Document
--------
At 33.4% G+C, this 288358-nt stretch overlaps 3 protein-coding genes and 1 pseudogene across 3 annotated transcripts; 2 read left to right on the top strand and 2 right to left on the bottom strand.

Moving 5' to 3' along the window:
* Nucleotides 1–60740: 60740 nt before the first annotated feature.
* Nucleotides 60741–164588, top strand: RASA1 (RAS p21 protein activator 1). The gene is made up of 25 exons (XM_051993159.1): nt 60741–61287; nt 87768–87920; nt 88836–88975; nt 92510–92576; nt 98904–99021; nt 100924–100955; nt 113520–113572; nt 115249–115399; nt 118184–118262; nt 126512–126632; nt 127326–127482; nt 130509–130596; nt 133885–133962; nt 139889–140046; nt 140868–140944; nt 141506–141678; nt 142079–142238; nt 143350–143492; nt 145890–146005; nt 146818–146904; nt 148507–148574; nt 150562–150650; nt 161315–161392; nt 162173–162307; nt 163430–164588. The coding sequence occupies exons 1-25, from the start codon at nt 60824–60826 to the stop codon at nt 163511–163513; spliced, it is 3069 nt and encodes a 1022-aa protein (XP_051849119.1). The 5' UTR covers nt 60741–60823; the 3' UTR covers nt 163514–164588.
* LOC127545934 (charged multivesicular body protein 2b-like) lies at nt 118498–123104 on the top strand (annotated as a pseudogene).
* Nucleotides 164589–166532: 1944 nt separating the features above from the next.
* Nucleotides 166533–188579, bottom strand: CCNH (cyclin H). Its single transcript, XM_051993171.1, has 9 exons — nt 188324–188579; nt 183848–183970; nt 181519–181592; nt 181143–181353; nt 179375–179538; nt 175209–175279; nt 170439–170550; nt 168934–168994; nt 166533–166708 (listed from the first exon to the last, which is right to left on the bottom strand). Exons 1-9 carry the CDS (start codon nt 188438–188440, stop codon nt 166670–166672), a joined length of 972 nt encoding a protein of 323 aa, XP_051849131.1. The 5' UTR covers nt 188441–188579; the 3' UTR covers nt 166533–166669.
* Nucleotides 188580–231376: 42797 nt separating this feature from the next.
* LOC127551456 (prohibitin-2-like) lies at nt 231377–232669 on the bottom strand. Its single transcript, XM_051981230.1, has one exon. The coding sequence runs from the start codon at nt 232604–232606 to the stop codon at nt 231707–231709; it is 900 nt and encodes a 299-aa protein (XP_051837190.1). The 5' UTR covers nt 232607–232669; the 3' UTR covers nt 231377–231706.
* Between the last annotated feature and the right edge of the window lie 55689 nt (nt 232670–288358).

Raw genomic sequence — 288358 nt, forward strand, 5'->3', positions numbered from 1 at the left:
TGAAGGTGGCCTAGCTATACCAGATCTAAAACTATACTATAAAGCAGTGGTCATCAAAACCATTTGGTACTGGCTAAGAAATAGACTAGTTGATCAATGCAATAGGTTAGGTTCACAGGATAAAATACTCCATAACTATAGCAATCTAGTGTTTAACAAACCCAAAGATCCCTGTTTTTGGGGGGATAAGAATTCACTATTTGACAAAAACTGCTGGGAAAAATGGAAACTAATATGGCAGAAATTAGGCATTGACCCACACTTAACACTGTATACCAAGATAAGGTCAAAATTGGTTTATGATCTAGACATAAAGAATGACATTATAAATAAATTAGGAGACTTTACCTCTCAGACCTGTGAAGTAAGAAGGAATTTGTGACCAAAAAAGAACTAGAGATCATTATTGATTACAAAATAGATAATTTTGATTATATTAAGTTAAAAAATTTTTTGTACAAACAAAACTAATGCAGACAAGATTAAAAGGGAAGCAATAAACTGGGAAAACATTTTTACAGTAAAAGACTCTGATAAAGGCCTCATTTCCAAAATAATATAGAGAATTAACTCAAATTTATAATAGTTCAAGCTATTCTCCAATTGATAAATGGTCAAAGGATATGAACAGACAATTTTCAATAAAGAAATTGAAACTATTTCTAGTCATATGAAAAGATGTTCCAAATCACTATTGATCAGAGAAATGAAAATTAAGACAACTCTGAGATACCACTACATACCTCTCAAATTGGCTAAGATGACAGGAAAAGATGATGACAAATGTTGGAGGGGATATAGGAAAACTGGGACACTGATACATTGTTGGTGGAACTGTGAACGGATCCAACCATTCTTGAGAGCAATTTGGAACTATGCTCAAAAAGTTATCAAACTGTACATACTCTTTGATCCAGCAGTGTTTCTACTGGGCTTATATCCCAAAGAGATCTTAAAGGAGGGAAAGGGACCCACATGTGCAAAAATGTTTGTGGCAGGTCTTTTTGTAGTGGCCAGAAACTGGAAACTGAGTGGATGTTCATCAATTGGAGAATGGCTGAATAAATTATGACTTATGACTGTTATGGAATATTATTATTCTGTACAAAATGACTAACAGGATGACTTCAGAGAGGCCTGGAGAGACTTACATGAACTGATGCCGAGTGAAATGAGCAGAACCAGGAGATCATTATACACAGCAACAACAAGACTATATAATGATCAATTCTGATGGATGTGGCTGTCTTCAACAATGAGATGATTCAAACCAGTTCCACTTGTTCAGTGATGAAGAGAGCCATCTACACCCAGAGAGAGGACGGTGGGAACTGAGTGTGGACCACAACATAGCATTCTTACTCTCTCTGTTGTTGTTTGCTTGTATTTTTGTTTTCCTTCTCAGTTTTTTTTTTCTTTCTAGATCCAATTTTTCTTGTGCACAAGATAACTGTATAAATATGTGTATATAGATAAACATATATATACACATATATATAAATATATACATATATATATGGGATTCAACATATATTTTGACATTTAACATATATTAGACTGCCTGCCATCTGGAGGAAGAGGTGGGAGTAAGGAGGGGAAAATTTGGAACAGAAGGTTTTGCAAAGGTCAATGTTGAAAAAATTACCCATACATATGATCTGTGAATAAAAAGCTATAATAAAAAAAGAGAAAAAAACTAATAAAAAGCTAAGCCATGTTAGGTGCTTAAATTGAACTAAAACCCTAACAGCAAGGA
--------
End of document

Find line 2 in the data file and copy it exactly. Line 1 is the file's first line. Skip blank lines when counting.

Moving 5' to 3' along the window: